Article: The 10 types of sex dreams
Freud, Schmroid. If you’re looking for a good book on the interpretation of dreams, check out the brand new one by our friend Lauri Loewenberg, the nicest dream interpreter you’ll ever meet! Dream On It: Unlock Your Dreams, Change Your Life (published by St. Martin’s Press) features hundreds of real dream interpretations and a comprehensive dream symbol dictionary to help you understand and make the most of your nocturnal visions, especially the sexy ones. There’s an entire chapter dedicated to sex dreams, which Lauri says are often “not about a physical union you want, but rather a psychological union you need!” There are 10 kinds of sex dreams; below are 5 of them; check out Dream On It for the other five archetypes (The Friend, The Same Gender, Oral Sex, Family Members, and Masturbation):
The Mystery Lover — This is the most common of all sex dreams. Many of us wonder if this dream is actually a glimpse of our soul mate who might be out there somewhere waiting for us. Alas, t’is not so. But what is so is that the unknown, faceless man or woman that often appears in our dreams does indeed hold significance….Our dreams have a cool way of showing us the different parts of our personality in the form of a person so we can gain a deeper understanding of ourselves and what makes us tick. That being said, the mystery lover in your dreams is the embodiment, the personification of the qualities we tend to associate with that gender….Throughout life we struggle to incorporate the right balance of each [gender] into our personalities and behavior. A man wants to be caring and understanding, yet he doesn’t want to be a sissy. A woman wants to assert herself, yet she doesn’t want to be labeled the B word! Our mystery lover dreams are guiding us towards that perfect balance of firm and gentle, bold and caring, yin and yang.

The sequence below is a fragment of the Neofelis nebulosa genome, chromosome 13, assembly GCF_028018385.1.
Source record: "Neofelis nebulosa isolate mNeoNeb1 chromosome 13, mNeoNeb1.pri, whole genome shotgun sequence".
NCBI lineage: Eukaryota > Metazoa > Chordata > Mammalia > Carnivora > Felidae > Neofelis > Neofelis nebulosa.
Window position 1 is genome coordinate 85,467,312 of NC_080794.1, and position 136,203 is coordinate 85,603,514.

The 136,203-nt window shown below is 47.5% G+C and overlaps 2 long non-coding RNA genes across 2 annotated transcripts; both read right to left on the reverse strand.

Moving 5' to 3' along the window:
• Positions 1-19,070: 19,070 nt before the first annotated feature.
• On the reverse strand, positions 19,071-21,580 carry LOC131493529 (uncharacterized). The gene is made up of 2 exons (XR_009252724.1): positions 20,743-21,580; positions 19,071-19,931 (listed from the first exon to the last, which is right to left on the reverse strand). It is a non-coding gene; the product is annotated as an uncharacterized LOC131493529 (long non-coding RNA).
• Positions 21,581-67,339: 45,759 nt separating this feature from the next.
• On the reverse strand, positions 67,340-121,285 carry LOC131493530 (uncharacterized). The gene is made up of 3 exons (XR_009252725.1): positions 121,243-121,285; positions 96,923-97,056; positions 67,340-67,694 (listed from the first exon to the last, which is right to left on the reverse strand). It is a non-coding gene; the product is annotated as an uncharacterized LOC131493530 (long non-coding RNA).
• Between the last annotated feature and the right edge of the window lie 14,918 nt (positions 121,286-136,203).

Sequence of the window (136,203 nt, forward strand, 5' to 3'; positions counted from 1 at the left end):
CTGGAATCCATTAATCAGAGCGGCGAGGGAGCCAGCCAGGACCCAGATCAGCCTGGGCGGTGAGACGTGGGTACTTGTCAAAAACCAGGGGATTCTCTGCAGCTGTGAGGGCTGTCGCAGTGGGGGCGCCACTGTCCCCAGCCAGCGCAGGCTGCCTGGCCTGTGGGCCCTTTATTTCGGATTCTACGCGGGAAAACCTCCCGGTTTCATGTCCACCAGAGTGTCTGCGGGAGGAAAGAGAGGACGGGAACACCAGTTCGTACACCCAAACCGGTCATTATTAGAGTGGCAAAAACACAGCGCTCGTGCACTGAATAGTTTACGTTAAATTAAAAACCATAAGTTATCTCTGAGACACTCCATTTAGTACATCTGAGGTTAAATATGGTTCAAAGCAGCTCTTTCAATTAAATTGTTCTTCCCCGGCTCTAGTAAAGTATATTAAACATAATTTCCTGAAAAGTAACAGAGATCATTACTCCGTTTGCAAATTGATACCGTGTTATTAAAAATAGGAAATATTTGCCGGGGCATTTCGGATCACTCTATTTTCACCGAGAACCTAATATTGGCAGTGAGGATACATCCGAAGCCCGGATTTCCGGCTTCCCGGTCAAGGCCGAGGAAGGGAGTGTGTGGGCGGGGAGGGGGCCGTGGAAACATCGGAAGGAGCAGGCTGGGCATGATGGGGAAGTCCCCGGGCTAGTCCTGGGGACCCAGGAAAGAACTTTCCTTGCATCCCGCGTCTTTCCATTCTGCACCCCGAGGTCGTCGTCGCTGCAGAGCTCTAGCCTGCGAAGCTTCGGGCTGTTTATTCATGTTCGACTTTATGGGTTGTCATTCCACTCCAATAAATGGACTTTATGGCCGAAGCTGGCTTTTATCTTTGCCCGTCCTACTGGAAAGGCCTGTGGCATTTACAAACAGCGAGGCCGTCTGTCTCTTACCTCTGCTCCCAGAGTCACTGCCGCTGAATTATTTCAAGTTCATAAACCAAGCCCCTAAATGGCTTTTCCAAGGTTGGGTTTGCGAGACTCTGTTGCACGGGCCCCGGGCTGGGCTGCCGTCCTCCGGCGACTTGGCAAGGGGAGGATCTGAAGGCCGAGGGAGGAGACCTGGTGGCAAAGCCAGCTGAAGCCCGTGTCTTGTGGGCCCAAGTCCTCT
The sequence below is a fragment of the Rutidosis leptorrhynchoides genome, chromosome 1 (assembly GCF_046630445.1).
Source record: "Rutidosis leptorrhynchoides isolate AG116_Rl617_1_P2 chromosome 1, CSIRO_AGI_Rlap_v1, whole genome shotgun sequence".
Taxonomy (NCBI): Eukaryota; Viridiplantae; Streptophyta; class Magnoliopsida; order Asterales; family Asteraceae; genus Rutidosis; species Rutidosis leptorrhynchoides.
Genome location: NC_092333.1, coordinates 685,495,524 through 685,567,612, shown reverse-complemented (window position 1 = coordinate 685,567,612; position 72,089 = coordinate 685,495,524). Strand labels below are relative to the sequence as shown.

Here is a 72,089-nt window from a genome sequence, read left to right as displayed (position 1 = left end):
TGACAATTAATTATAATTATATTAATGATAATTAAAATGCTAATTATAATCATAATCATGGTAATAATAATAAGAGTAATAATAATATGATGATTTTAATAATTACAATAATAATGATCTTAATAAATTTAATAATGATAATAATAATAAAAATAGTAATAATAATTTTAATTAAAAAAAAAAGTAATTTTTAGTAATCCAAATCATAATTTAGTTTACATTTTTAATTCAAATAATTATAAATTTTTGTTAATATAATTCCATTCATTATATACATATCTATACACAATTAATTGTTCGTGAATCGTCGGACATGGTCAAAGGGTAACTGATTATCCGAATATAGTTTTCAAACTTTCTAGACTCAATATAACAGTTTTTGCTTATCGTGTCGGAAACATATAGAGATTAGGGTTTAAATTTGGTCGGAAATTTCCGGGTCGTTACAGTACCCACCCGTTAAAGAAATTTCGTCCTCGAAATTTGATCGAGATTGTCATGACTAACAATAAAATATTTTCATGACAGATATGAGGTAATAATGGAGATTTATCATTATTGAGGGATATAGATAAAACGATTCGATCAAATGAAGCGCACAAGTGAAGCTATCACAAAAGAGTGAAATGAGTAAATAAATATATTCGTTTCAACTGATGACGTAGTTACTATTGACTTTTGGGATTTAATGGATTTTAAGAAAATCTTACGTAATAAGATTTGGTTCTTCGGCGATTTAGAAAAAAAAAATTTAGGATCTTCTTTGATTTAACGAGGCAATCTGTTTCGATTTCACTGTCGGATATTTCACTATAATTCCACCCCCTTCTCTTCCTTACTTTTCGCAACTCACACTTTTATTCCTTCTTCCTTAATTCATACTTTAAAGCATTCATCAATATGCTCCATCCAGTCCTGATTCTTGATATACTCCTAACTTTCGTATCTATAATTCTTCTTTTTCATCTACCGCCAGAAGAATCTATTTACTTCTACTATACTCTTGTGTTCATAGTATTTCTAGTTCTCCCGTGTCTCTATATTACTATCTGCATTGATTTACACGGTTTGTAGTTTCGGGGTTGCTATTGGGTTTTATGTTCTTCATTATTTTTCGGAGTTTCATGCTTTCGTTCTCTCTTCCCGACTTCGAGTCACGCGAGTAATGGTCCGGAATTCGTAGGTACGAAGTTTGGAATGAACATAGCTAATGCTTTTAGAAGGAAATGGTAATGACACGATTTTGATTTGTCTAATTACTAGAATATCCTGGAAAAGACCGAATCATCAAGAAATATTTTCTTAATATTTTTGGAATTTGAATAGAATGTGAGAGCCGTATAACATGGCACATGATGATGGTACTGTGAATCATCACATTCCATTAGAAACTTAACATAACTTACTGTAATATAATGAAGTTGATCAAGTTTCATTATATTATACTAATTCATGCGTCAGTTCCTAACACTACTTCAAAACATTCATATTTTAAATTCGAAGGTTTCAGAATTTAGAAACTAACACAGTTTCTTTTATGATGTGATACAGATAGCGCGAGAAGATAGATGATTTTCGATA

Article: I Love You But…